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From: "Nigel Price" <nigel.a.price@virgin.net>
Subject: (urth) Hamiliton's "Night's Dawn" Trilogy
Date: Wed, 15 Aug 2001 16:42:33 +0100

How's that for timing?

I've just got back from holiday in France, where I finally finished "The
Naked God", the third and final volume of Peter F. Hamilton's wonderful
"Night's Dawn" trilogy. The whole time I was reading it, I was thinking, "I
wonder whether I should mention this book on the Urth list?" After all, the
series deals with so many of the themes that Wolfe has dealt with over the
years, but is so utterly, utterly different in its style and treatment from
anything Wolfe ever has written or probably ever would write.

I thought that the books might be of interest to some of you, and wondered
what fellow Lupines would make of the whole thing. Then I got back yesterday
and started reading through my e-mail, and found that the topic had already
been raised on the list.

OK, it seems it is all right to mention Hamilton here, so here goes!

* Warning! Mild spoilers ahead! *

To start at the beginning: "Night's Dawn" is a single if highly discursive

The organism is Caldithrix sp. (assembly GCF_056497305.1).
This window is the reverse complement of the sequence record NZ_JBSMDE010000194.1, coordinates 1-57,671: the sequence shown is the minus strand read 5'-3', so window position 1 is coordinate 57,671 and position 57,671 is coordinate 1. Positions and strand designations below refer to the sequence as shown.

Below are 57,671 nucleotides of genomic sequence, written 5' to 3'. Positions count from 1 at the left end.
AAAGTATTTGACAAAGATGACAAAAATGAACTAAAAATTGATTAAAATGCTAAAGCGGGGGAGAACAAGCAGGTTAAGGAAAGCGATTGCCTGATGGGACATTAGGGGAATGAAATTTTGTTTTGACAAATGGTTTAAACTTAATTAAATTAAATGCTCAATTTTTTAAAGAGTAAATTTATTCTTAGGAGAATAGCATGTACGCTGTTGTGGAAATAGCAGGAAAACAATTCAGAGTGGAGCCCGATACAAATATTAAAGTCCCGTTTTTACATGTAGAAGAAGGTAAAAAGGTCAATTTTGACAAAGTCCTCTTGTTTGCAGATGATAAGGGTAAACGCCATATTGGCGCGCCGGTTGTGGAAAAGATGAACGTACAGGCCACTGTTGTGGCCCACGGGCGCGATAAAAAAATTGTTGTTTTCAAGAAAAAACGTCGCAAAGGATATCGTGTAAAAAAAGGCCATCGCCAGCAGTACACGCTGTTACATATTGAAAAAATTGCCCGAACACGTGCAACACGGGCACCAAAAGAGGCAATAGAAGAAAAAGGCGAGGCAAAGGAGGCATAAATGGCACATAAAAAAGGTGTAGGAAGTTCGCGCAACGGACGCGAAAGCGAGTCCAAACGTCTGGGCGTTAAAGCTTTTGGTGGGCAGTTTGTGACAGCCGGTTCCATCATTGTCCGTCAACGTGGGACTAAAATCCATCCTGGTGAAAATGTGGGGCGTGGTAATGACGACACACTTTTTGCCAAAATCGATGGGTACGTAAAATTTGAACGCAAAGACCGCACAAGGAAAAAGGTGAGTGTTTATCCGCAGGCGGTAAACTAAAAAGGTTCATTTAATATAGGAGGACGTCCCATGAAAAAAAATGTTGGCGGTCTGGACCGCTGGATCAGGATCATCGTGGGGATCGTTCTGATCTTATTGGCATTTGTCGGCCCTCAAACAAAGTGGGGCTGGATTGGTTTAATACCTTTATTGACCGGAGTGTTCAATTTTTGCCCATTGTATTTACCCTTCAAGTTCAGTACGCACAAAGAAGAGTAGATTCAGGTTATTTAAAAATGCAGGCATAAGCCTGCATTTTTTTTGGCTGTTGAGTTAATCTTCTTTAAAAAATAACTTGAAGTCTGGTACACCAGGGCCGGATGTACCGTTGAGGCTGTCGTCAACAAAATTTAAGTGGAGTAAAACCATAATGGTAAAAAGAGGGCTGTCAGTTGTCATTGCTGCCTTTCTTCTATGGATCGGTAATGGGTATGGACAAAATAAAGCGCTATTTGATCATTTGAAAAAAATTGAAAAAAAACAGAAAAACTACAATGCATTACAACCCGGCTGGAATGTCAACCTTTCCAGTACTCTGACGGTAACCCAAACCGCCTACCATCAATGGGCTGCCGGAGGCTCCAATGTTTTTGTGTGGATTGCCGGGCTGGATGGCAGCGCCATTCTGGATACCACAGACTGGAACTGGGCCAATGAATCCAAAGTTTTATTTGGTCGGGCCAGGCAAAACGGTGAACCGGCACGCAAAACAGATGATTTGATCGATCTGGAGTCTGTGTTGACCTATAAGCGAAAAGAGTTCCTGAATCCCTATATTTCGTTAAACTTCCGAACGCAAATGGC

novel in three huge volumes. These are called:

    The Reality Dysfunction (1996)
    The Neutronium Alchemist (1997)
    The Naked God (1999)

In the UK paperback edition, "Night's Dawn" is over 3,600 pages long, so
that even the individual volumes consist of over 1,200 pages each. I
understand that the US editions are slightly differently divided to those
published here in the UK, so you need to make sure you read a uniform
edition from whichever country you source your reading matter from.

There's also a fourth, related, volume of short stories called "A Second
Chance at Eden" (1998). These stories are set in the same universe as
"Night's Dawn", although they take place before the events recounted in
the longer work.

Not to give away too much at this stage, the plot of "Night's Dawn" is set
in the late 26th century and concerns the discovery that souls have a real,
physical existence and retain their individual identity even after death,